Churchyard cross, St Peter and St Paul's Church

Overview

Heritage Category: Scheduled Monument

List Entry Number: 1015299

Date first listed: 13-Jun-1973

Date of most recent amendment: 24-Dec-1996

Map

Ordnance survey map of Churchyard cross, St Peter and St Paul's Church
© Crown Copyright and database right 2018. All rights reserved. Ordnance Survey Licence number 100024900.
© British Crown and SeaZone Solutions Limited 2018. All rights reserved. Licence number 102006.006.
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Location

The building or site itself may lie within the boundary of more than one authority.

District: County of Herefordshire (Unitary Authority)

Parish: Weobley

National Grid Reference: SO 40194 51853

Summary

Legacy Record - This information may be included in the List Entry Details.

Reasons for Designation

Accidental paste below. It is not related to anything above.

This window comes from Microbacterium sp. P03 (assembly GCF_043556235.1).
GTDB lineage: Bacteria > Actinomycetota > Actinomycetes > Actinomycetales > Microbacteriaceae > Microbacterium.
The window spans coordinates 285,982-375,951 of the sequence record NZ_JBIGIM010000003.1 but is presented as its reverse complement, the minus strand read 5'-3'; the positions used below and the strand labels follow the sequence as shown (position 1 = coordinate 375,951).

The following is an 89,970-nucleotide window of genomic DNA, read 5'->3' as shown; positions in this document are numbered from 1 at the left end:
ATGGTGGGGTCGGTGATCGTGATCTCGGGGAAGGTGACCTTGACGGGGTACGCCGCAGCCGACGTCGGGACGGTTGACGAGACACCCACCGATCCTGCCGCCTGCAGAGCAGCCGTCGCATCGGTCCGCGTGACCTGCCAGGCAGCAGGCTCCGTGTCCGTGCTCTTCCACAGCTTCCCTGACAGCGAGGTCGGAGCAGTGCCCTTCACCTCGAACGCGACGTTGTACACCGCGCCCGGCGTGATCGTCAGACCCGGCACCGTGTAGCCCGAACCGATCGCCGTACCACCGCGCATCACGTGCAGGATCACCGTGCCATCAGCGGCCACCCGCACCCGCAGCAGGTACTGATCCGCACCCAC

A standing cross is a free standing upright structure, usually of stone, mostly erected during the medieval period (mid 10th to mid 16th centuries AD). Standing crosses served a variety of functions. In churchyards they served as stations for outdoor processions, particularly in the observance of Palm Sunday. Elsewhere, standing crosses were used within settlements as places for preaching, public proclamation and penance, as well as defining rights of sanctuary. Standing crosses were also employed to mark boundaries between parishes, property, or settlements. A few crosses were erected to commemorate battles. Some crosses were linked to particular saints, whose support and protection their presence would have helped to invoke. Crosses in market places may have helped to validate transactions. After the Reformation, some crosses continued in use as foci for municipal or borough ceremonies, for example as places for official proclamations and announcements; some were the scenes of games or recreational activity. Standing crosses were distributed throughout England and are thought to have numbered in excess of 12,000. However, their survival since the Reformation has been variable, being much affected by local conditions, attitudes and religious sentiment. In particular, many cross-heads were destroyed by iconoclasts during the 16th and 17th centuries. Less than 2,000 medieval standing crosses, with or without cross-heads, are now thought to exist. The oldest and most basic form of standing cross is the monolith, a stone shaft often set directly in the ground without a base. The most common form is the stepped cross, in which the shaft is set in a socket stone and raised upon a flight of steps; this type of cross remained current from the 11th to 12th centuries until after the Reformation. Where the cross-head survives it may take a variety of forms, from a lantern-like structure to a crucifix; the more elaborate examples date from the 15th century. Much less common than stepped crosses are spire-shaped crosses, often composed of three or four receding stages with elaborate architectural decoration and/or sculptured figures; the most famous of these include the Eleanor crosses, erected by Edward I at the stopping places of the funeral cortege of his wife, who died in 1290. Also uncommon are the preaching crosses which were built in public places from the 13th century, typically in the cemeteries of religious communities and cathedrals, market places and wide thoroughfares; they include a stepped base, buttresses supporting a vaulted canopy, in turn carrying either a shaft and head or a pinnacled spire. Standing crosses contribute significantly to our understanding of medieval customs, both secular and religious, and to our knowledge of medieval parishes and settlement patterns. All crosses which survive as standing monuments, especially those which stand in or near their original location, are considered worthy of protection.